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Search results for: stonehenge in all categories
279 results found.
28 pages of results.
11. Stonehenge: What Was It? [Journals] [Horus]
... From: Horus Vol. 1 No. 2 (Summer 1985) Home | Issue Contents Stonehenge: What Was It?by Alban Wall There is a celestial phenomenon that numerous ancient civilizations, in their early study of the heavens, soon discovered and put to use in helping to regulate their civil and religious affairs. Simply stated it is this: "The phases of the Moon exactly repeat themselves on the same days of the year every nineteen years, but not in any year in between." Since early times, and even in some cultures today, the waxing and waning of the Moon has been the astronomical basis of the month. The Moon circles the Earth ...
12. An Evaluation of the Practical Operation of the Stonehenge Calendar [Journals] [Kronos]
... From: Kronos Vol. XI No. 1 (Fall 1985) Home | Issue Contents An Evaluation of the Practical Operation of the Stonehenge Calendar Benjamin A. Bosher I found Alban Wall's paper, "A Calendric View of Stonehenge" (KRONOS VIII:2 , Winter 1983, pp. 35-46), to be a well thought-out solution that the functional use of Stonehenge was that of an accurate solar and lunar calendar. His explanation of the use of the horseshoe of 19 Bluestones to keep track of the 19-year cycle adds significantly to the search for the full solution to the riddle of Stonehenge, as does his explanation of the five Trilithons to divide the lunar month into ...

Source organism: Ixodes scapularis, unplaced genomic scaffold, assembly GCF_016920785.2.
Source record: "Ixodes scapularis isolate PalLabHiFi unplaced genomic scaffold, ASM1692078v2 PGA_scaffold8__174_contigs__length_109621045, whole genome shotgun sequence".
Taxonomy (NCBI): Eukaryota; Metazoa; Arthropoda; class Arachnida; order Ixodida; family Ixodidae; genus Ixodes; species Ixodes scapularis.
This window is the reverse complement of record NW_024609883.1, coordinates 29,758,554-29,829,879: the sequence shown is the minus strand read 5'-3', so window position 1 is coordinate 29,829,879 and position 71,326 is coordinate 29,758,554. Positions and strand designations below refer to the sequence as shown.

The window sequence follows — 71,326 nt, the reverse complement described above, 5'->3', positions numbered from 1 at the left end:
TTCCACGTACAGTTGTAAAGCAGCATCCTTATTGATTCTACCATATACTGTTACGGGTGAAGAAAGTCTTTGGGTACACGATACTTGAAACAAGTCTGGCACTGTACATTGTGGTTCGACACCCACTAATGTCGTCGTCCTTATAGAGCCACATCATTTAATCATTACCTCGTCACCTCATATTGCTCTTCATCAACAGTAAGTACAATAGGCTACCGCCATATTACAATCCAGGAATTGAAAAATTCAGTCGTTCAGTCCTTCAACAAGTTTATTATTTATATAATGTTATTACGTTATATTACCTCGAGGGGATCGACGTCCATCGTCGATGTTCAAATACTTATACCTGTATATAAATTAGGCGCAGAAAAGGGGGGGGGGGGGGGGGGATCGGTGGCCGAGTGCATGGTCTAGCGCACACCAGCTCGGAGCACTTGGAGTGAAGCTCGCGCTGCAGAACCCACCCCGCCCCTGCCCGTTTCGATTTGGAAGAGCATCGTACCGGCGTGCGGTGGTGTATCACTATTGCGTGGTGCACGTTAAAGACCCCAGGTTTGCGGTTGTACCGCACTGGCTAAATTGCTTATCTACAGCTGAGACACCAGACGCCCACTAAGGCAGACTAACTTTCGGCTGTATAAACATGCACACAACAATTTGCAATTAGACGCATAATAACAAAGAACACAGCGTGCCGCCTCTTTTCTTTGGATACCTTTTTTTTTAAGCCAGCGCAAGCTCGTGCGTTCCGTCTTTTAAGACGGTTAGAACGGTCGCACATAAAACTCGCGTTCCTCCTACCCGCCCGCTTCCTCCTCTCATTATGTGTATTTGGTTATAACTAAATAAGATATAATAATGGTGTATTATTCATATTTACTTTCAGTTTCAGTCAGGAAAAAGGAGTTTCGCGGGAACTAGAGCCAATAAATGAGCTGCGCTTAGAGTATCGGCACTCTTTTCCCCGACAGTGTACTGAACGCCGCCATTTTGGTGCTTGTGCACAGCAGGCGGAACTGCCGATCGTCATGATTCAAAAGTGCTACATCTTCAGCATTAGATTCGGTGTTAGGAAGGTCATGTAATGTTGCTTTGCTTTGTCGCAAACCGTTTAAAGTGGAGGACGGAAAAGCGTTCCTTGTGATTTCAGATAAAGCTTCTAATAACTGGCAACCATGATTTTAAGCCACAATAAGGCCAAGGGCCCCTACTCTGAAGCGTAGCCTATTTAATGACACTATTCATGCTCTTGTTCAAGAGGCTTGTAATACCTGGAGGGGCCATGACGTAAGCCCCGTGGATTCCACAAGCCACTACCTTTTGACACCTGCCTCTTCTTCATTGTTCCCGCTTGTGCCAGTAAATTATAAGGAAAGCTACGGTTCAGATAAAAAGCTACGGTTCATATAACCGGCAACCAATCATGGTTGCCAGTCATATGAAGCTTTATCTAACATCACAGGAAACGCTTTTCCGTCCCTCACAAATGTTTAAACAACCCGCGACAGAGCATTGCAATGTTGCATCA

13. Megalithic Astronomy and Catastrophism [Journals] [Pensee]
... ). This "Mycenaean horizon," it was thought, could be seen in a variety of imported artifacts in the later graves of the rich Early Bronze Age Wessex culture, of which the best known are probably the blue, segmented faience beads similar to those which were found in large numbers in Tel el Amarna, Akhnaton's capital. Stonehenge III, the sarsen structure, was brought into this horizon by virtue of the "Mycenaean dagger" found carved on one of its uprights. However, the correction of radiocarbon dates by the tree-ring chronology in the late 1960's seemed to make the Early Bronze Age cultures of Europe, including Wessex, too old to be contemporary with the ...
14. Midsummer Madness [Journals] [SIS Workshop]